Floppy was a moose with an attitude. With good reason. One ear lay limp on the side of her head. Permanently damaged, presumably from wolves. The scars on her face were evidence of the battles she had survived.
She almost always had a calf by her side. Every year, a new calf.
I had to include a calf in my painting of Floppy. But only a shadow. A few brushstrokes in the woods because the painting is not about calves.
Every appearance of this flop-eared moose made us smile. It was heartening to know she survived another winter. Winters aren’t easy for moose in Alaska and we know that she endured many. Her greying hair was an emblem of her remarkable strength.
Floppy wasn’t afraid of anyone or anything anymore. If she was in the road, it was better to wait until she felt like moving. She was known to charge cars, trucks, dogs, people… anything that aggravated her. She had been through it all and didn’t have time for any foolishness. I saw the look in her eye, and I could see her story. I waited for her to move into the woods before I tried to drive any further.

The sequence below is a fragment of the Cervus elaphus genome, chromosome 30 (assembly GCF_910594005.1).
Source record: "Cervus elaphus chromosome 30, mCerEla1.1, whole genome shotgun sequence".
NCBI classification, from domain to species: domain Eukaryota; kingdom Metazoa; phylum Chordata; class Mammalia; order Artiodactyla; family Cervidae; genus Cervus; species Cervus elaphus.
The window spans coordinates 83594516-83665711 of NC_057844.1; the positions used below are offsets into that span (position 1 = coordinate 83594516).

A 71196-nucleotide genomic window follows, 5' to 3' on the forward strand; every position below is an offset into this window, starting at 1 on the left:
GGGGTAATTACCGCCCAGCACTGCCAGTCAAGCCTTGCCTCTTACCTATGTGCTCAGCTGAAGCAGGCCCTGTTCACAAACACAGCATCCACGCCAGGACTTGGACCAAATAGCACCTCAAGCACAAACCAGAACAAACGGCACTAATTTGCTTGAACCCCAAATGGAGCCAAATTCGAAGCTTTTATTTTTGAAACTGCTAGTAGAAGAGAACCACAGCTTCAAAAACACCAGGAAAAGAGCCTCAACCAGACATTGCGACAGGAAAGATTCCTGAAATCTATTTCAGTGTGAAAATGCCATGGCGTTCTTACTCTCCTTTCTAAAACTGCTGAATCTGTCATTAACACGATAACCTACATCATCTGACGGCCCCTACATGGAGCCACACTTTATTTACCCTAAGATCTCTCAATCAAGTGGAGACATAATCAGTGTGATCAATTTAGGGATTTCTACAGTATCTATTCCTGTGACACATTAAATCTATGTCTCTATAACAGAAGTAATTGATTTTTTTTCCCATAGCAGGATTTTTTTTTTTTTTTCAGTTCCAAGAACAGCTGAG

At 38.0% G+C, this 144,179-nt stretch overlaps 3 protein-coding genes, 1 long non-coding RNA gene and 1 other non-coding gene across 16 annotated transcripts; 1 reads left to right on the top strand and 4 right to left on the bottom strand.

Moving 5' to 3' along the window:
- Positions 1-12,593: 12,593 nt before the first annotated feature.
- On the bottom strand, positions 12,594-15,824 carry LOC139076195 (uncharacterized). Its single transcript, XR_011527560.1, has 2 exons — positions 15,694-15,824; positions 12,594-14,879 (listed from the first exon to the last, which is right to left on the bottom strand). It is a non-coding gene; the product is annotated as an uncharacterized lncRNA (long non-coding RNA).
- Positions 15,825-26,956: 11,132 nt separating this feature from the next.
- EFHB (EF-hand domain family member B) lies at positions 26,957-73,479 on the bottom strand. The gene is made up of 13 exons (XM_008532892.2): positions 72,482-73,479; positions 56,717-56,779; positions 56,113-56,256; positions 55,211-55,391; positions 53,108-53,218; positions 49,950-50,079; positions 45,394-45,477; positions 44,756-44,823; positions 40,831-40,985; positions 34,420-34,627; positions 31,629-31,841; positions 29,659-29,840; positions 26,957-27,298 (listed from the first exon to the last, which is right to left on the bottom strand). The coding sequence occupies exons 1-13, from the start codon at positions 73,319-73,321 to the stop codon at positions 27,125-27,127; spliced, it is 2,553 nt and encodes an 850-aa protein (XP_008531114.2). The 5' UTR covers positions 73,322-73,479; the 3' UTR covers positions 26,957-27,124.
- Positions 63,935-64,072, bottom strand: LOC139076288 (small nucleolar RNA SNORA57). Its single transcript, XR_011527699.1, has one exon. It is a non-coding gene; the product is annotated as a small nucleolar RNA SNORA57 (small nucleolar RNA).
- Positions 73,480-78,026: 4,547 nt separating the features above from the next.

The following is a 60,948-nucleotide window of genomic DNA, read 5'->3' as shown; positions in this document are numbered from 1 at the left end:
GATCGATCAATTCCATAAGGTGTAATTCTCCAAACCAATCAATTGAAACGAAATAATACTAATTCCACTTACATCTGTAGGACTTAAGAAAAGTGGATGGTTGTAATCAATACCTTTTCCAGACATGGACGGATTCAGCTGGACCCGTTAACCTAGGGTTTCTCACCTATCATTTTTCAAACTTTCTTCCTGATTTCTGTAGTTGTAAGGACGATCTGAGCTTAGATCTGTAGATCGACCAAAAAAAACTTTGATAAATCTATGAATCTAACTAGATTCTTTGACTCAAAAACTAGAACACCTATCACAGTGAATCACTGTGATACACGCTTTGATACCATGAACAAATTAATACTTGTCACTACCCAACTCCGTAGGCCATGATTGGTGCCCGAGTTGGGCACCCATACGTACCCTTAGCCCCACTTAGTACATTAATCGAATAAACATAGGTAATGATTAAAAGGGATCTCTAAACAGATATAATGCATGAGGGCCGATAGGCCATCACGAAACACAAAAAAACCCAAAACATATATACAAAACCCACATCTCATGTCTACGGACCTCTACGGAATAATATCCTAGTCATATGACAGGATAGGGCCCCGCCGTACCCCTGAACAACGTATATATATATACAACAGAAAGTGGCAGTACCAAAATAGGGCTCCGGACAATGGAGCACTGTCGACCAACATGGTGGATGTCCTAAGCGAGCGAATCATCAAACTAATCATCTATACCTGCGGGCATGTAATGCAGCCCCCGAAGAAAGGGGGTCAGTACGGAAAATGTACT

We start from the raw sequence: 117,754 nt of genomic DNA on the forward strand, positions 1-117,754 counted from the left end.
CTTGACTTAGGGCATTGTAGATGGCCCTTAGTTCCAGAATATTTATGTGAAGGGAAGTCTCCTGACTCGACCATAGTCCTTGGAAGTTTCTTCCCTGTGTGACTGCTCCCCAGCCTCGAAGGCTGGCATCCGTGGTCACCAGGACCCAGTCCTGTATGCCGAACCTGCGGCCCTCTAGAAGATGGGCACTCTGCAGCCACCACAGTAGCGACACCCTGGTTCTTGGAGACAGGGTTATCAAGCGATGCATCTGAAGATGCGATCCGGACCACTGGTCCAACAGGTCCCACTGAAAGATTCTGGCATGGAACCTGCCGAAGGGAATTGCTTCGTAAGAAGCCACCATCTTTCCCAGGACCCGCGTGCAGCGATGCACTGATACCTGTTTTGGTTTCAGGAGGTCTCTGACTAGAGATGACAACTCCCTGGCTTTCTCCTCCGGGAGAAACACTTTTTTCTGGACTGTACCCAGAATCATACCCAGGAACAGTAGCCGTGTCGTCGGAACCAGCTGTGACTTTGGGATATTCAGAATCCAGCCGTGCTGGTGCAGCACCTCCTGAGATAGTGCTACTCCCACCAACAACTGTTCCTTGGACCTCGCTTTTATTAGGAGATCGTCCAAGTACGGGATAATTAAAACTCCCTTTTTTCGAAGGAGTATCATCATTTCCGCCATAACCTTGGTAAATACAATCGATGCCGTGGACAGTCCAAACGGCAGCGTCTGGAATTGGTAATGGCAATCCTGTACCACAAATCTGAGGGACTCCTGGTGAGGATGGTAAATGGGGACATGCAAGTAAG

We looked forward to her visits and watched her amble through in her own sweet time. Her antagonistic nature seemed acceptable and even a little bit charming because of what she had been through. Isn’t that interesting? It makes me wonder if we wouldn’t be more patient with each other if we wore our wounds on the outside like Floppy did.
Floppy doesn’t come around anymore but I like to think about her. She gives me courage. She faced life straight on and didn’t let fear hamper her.
More information about this painting here.